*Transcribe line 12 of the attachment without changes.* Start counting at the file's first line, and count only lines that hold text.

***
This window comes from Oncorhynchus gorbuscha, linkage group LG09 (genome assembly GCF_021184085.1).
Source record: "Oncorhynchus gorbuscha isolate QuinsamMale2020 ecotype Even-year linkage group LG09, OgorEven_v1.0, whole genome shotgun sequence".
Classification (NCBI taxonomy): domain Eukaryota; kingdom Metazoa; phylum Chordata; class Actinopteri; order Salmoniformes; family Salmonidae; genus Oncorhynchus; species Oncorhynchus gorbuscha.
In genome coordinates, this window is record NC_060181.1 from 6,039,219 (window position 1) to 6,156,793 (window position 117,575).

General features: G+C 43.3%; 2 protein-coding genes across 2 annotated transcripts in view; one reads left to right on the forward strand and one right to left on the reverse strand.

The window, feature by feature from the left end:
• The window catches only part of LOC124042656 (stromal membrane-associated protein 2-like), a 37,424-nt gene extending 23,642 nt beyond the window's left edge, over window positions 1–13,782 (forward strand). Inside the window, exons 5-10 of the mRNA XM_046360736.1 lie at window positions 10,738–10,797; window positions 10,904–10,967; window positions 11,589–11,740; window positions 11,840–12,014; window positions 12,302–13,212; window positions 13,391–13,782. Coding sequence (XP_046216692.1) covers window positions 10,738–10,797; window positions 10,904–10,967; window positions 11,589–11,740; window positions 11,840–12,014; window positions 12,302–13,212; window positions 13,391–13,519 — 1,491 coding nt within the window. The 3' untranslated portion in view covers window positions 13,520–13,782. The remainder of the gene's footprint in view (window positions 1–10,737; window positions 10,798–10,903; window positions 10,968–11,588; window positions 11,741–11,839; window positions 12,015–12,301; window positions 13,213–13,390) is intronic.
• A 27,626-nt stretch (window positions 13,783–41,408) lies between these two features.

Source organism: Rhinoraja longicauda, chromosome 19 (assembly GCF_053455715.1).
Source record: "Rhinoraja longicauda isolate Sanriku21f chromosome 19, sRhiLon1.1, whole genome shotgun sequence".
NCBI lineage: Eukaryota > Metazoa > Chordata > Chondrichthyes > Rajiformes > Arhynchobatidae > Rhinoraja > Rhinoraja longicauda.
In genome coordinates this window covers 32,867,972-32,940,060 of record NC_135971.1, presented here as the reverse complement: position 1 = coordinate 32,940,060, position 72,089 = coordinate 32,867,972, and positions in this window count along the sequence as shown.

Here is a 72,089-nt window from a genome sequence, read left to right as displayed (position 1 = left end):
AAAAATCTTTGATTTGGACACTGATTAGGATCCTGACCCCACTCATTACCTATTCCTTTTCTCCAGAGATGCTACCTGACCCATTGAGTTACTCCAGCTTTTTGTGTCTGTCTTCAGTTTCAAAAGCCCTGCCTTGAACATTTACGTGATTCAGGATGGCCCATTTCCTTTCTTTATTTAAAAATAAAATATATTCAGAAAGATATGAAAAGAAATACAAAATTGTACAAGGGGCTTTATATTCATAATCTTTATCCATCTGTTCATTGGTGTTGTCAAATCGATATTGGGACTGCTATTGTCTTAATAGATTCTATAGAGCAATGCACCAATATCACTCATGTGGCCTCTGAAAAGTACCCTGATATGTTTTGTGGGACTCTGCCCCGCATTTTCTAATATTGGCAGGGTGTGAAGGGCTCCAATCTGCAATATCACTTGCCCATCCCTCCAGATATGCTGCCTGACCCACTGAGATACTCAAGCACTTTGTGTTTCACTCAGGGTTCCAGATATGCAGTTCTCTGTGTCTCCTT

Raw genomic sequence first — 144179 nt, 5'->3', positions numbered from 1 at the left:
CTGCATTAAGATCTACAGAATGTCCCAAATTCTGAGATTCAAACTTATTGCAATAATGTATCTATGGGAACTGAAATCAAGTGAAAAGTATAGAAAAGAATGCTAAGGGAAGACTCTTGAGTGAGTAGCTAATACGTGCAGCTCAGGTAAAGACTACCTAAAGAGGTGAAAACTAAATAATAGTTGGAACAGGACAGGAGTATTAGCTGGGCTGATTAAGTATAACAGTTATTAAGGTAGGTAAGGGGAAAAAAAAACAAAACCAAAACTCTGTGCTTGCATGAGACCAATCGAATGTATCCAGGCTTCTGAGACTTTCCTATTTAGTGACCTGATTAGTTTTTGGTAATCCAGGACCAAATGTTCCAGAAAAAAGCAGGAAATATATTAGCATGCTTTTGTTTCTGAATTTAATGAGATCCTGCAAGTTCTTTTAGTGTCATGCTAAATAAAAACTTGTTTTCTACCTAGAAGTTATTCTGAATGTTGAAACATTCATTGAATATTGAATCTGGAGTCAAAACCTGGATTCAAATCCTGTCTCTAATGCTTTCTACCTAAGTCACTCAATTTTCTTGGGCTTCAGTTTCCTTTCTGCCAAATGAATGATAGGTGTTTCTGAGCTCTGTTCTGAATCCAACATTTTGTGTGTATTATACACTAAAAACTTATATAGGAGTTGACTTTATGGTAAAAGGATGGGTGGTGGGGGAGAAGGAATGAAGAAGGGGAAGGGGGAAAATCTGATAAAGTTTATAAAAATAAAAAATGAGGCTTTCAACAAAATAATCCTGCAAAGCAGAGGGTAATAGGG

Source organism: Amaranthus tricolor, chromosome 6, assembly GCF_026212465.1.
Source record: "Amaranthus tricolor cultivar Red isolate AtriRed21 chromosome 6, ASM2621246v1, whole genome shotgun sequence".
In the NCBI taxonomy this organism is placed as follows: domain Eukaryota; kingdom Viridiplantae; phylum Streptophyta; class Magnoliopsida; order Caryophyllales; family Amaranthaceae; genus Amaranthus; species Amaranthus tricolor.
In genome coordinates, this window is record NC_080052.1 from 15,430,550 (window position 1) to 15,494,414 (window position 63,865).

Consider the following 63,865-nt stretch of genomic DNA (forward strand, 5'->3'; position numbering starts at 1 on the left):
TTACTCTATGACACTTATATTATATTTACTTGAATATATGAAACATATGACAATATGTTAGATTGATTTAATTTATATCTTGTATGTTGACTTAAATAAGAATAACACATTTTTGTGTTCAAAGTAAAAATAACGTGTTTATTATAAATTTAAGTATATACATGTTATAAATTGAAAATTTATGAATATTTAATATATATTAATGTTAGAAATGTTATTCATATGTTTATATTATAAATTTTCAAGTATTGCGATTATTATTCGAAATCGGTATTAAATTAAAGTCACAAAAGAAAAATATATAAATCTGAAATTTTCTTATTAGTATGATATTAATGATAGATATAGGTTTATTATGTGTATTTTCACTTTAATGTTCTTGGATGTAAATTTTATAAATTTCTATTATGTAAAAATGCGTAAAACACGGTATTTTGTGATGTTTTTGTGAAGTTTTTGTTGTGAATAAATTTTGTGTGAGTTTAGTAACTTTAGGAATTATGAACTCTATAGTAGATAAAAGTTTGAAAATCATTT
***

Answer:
In genome coordinates this window covers 32,867,972-32,940,060 of record NC_135971.1, presented here as the reverse complement: position 1 = coordinate 32,940,060, position 72,089 = coordinate 32,867,972, and positions in this window count along the sequence as shown.